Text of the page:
Moral Injury II

Early Retirement

Why should we care about moral injury?

Reason #1: Early retirements – clinicians adjust their expectations for spending so they can leave before age 65.

Last month, I received a curious letter in the mail. Since moving to North Carolina 15 years ago, we have seen the same pediatrician. I don’t know her age, but Dr. O appears to be the same age as me, in her late 40s or early 50s.

The letter said that Dr. O is retiring from the practice of medicine and will no longer be available to be our pediatrician. When I saw this letter I was surprised. I always assumed Dr. O was the type of physician who would be practicing medicine long into her 60s. She appeared to have a comfortable position and a well-run office to support her.

I don’t know what was happening behind the scenes with Dr. O and her office. However, I do know that many physicians and other clinicians are opting for early retirement.

Approximately 30% of physicians now retire between the ages of 60 and 65, while around 12% retire even before reaching 60 years of age. (American Medical Association, May 2023)

When I talk with providers as a fellow physician, many of them tell me in hushed tones that they are planning for an early retirement. Fresh out of medical school, they assumed they would be wealthy. Student loans would easily be paid off, they could get the big house, the big car, and pay for expensive travel and education for their children.

Reality for many physicians coming out of training in the 2000s is very different. The average medical student graduate owes $250,990 in total student loan debt (Student Loan Statistics, Hanson, 2020). Choosing primary care or a specialty like psychiatry means a lower-than-expected salary than you might expect. On average, family medicine physicians earn $224K per year; despite being specialists with additional years of training, psychiatrists earn $247K per year (US Bureau of Labor Statistics, 2022).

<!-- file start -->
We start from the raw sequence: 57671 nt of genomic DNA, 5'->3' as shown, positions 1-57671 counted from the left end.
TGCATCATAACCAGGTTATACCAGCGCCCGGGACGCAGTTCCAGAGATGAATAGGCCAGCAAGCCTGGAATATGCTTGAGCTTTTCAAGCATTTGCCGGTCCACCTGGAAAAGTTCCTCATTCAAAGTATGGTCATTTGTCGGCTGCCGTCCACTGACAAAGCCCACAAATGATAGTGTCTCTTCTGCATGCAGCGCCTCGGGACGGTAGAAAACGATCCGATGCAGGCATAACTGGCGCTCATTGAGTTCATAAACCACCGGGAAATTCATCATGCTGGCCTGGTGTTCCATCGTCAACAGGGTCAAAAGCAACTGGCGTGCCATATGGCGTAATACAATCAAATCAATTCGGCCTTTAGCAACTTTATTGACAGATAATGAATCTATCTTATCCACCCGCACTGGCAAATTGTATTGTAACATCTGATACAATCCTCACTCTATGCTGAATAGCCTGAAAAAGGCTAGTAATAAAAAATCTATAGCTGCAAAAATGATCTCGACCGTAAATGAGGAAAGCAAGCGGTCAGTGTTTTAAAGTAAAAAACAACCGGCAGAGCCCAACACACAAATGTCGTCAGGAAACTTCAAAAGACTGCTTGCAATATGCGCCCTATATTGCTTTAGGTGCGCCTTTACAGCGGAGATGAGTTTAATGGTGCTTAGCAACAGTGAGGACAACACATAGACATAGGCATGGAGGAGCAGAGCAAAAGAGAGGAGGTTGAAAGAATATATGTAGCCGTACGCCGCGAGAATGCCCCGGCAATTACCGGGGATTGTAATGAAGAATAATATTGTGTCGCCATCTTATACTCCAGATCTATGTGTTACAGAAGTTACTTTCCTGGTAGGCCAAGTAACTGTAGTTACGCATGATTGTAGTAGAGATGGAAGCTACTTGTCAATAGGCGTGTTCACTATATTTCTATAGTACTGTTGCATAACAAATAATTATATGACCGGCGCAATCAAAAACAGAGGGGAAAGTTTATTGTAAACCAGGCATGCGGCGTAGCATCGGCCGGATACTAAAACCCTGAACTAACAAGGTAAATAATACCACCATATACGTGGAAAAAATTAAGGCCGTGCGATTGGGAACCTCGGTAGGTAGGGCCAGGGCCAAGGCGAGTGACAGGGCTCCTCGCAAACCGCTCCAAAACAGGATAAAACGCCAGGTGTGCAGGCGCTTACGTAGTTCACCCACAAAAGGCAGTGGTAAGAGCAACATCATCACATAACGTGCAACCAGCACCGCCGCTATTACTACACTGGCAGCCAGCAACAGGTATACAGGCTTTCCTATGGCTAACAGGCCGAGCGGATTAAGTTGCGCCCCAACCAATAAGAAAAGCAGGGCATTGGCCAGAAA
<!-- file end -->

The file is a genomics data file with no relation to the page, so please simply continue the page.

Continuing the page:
However, many physicians continued to work in primary care or other low-paying medical specialties because it was meaningful work and they felt respected and autonomous. Moral injury in healthcare has changed this.

When moral injury happens in healthcare, the feelings of pride, respect, and autonomy go out the window. Working in a system where you feel like a cog that can be swapped in and out kills autonomy. Quiet belittling through ignored requests, mountains of busywork, and being reprimanded by angry patients kills respect. It is difficult to feel pride in your work when you are constantly faced with inequities of the system and your inability to change it.

So, slowly and quietly, physicians have changed their expectations. No longer do they expect the trappings of wealth. No longer do they assume they can pay for expensive educations.

Physicians and other providers have entered a scarcity mindset where they think about how they can better lower their expectations and save their money so they can exit the system. They plan for early retirement, and if they are like Dr. O, they leave medicine in their 50s.

This is bad – very bad – for society.

Having fewer seasoned physicians and providers in their 50s and 60s (and 70s and maybe even 80s) is bad for society. In today’s era of moral injury, leadership is more important than ever. Some of this leadership needs to come from the generation that has seen the past, who can share their experiences. Older physicians can lean into the system to make change, without fear of derailing an early career.

In my opinion, one of the most important ways to minimize moral injury is to give senior clinical leaders an authentic voice where they can translate the moral injury to other parts of the healthcare ecosystem, including the operations and finance teams. If there are no senior clinical leaders, this tactic cannot be used.

Think about if – if you are 21 when you enter medical school, and you take four years to finish medical school, then four years to finish residency, you are already 29 years old. This is assuming you don’t take any gap time out of school and you don’t go into a specialty requiring a longer residency or fellowship. So let’s say you are 30 when you finish training.

If you, like Dr. O, retire at 50, that means that you have spent 20 years practicing medicine. This is after spending the first 30 years of your life in training to be a physician.

Society cannot financially afford to spend 30 years training people for them to have 20 years in practice, then retire. Having gone through medical school and residency, I can tell you it is no joke. It is grueling and it requires sacrificing a large part of your 20s. It is hard on your mind and your body. It is hard on relationships and families. It is hard on your financial security.

If I were to go back in time to the first day of medical school, if you were to tell me that I would be making all these sacrifices to come out of training with a mountain of debt, decreased expectations around lifestyle, and that I would have to retire at age 50 because I felt the burden of moral injury….

I would 100% have never gone into medicine in the first place.

This is what we risk when we build moral injury. We risk not only Dr. O and the current generation of physicians. We risk the future generations of physicians.

I will miss Dr. O and all the other physicians who are retiring early. As I age, I will need more medical care. Who will be there to care for me?

Dr Jennie Byrne © All Rights Reserved